He camped with the 11th near Falmouth, Virginia, to celebrate Christmas and pray that the New Year would bring peace and unity. However, the camp conditions were abysmal – no pay, little food, horrible disease and filth. In January 1863, when he was part of Burnside’s infamous mud march of January 21-23, conditions reached an all-time low. Gen. Burnside attempted to move his Union forces from the filthy camp through the thick, Virginia mud. He turned back after three days.

Chancellorsville, on May 3, 1863, was one battle that Henry and the 11th would rather forget. They suffered heavy losses while helping to consolidate the Union defense after Stonewall Jackson’s famous flank march which routed the entire 11th corps in the course of the battle.

On April 27, 1863, Gen. Hooker began moving his Union forces toward Chancellorsville, Virginia, which was a solidarity house in the midst of a cultivated clearing, surrounded by woods, ten miles west of Fredericksburg. They occupied the house and surrounding area while, unbeknownst to them, Confederate forces crept through the surrounding woods (“wilderness”) and attacked the Union flank. The wilderness, dry as tinder, began to burn as artillery shells exploded all around. Through a series of brilliant maneuvers by Lee and blunders by Hooker, the smaller Confederate forces routed the Federals, forcing them to retreat back across the Rappahannock River. The Union forces lost 17,000 men at Chancellorsville. Once again, miraculously, Pvt. Henry Stone was among those crossing the river, unscathed, after battling in his “lucky tunic,” (see Henry’s letter to his mother dated April 1, 1864, “…Worn in the Battle of Fredericksburg, Chancellorsville…”).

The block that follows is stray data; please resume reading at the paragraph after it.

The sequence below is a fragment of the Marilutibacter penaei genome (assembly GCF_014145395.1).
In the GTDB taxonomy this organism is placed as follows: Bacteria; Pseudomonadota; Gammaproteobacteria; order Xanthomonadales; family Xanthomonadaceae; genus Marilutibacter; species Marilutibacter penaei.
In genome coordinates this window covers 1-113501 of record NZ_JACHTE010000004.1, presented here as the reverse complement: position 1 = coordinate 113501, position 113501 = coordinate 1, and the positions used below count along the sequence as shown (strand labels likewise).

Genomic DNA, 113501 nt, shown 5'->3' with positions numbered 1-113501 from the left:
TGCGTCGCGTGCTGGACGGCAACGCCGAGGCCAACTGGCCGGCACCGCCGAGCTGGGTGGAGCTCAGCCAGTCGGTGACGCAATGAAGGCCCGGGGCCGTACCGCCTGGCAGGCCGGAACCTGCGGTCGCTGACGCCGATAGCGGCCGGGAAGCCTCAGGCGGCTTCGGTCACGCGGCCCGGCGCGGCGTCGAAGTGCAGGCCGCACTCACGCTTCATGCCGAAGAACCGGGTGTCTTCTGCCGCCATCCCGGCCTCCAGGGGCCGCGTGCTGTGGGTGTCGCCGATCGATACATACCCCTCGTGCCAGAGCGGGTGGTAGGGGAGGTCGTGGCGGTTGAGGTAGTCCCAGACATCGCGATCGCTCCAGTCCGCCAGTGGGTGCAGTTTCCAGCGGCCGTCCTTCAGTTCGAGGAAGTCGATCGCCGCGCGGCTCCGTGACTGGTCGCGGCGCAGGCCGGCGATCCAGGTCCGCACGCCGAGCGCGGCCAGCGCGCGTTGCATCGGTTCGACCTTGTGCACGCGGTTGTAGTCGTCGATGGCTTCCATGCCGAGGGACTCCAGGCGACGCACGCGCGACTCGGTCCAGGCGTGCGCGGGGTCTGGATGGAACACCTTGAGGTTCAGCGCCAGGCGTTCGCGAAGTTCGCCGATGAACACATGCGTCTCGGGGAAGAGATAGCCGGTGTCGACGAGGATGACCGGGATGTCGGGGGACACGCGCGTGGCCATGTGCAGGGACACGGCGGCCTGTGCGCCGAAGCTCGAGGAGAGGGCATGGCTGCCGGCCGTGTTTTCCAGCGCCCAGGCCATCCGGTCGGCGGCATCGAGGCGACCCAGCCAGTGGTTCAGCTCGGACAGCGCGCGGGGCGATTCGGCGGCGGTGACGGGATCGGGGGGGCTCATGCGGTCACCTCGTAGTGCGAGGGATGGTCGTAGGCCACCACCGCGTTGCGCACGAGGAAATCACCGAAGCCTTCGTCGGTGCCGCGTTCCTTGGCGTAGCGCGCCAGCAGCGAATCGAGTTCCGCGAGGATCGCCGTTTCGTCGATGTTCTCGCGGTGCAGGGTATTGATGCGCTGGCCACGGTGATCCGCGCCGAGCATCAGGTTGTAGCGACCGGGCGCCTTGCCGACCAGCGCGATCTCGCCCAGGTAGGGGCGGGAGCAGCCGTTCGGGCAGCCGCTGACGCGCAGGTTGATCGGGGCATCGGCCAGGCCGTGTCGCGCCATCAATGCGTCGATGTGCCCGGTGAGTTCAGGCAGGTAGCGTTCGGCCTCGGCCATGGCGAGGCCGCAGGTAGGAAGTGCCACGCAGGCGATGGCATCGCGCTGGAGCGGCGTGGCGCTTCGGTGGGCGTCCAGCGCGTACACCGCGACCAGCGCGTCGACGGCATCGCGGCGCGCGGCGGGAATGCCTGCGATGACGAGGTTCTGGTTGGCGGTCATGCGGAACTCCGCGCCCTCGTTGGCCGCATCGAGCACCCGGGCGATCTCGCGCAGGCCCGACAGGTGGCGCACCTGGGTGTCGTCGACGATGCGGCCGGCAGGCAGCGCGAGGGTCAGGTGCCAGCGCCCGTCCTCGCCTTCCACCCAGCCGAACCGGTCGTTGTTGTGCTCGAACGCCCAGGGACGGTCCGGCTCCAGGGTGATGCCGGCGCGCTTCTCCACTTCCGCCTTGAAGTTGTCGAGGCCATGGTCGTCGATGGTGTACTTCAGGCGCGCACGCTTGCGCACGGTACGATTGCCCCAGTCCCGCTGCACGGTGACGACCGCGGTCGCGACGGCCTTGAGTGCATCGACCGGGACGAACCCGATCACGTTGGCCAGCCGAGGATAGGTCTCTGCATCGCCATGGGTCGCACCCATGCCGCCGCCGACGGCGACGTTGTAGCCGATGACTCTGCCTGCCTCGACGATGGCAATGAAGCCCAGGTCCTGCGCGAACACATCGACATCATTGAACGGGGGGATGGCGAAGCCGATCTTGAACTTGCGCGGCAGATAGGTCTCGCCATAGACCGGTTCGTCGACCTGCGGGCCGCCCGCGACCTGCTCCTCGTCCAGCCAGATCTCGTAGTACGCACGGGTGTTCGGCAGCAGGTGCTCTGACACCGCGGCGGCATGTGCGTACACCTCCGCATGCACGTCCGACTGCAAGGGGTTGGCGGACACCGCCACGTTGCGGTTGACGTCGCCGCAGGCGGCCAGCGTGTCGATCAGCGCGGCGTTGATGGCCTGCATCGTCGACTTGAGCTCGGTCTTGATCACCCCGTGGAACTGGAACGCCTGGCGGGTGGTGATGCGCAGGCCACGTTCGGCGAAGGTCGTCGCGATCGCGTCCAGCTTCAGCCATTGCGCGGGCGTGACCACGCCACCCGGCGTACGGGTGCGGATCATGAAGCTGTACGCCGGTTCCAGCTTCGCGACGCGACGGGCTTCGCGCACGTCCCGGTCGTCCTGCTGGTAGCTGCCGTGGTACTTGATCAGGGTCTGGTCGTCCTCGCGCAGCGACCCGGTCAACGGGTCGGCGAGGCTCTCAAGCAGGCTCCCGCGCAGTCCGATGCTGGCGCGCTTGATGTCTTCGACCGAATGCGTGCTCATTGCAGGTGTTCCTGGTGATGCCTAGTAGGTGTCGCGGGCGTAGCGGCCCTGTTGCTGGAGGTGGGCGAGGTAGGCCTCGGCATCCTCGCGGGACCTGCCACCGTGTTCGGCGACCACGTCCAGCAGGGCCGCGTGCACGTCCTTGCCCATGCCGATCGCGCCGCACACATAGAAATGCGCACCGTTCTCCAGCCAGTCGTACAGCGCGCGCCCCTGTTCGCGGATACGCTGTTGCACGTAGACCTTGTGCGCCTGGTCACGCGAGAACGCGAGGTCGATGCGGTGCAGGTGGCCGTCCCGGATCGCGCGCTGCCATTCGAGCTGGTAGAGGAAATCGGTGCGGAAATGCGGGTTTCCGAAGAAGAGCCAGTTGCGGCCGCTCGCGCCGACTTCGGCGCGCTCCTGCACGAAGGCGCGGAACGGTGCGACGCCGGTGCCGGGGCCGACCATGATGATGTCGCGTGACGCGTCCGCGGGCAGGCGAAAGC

On July 1, 1863, Gen. Carr received urgent orders at the encampment of Henry and the 11th (in Hooker and Carr’s brigade) in Emmitsburg, Maryland. They were to immediately march down the Emmitsburg Road to a large, unfolding battle in Gettysburg, Pennsylvania. Gen. Lee and a large Confederate force had moved north and invaded Pennsylvania, with the ultimate goal of threatening Washington, D.C. Union forces finally caught up with them and the armies squared off near the little hamlet of Gettysburg in southern Pennsylvania, (rumored by the Confederates to have a large supply of shoes, which they desperately needed). Pvt. Stone, so far untouched in his “lucky jacket,” marched all day to finally arrive on the Battlefield at nearly 2:30 a.m. in the early morning hours of July 2 (see letter to mother, April 1, 1864, “…worn in the battles of Chancellorsville, Fredericksburg, Gettysburg…”). The battle at Gettysburg had raged all day on the 1st, so the 3rd Corps bivouacked for the rest of the night near Cemetery Ridge, about a half mile north of Devil’s Den. The men had marched continuously all day in the hot July sun of Pennsylvania, and were so tired upon arrival that not even the all-night picket firing between forces interrupted their sleep. As dawn arose on the morning of July 2, 1863, Pvt. Stone and his comrades were amazed to see the unfolding battle happening all around them. Union skirmishers were advancing and receiving volleys from the rebels who now occupied the Emmitsburg road, over which Stone’s division had just marched hours ago.

After awakening, orienting, and preparing themselves for battle, Henry and his comrades were ready to move. The battle was intensifying – the sights, sounds, and smells became overwhelming as both sides maneuvered for position. The deep, thunderous booms of continual cannon fire, punctuated by the staccato of rifle shots and groans and screams of grown men and horses swirled all around them. The cloud of black powder smoke that descended on the hills and valleys surrounding Gettysburg rained bullets of lead everywhere.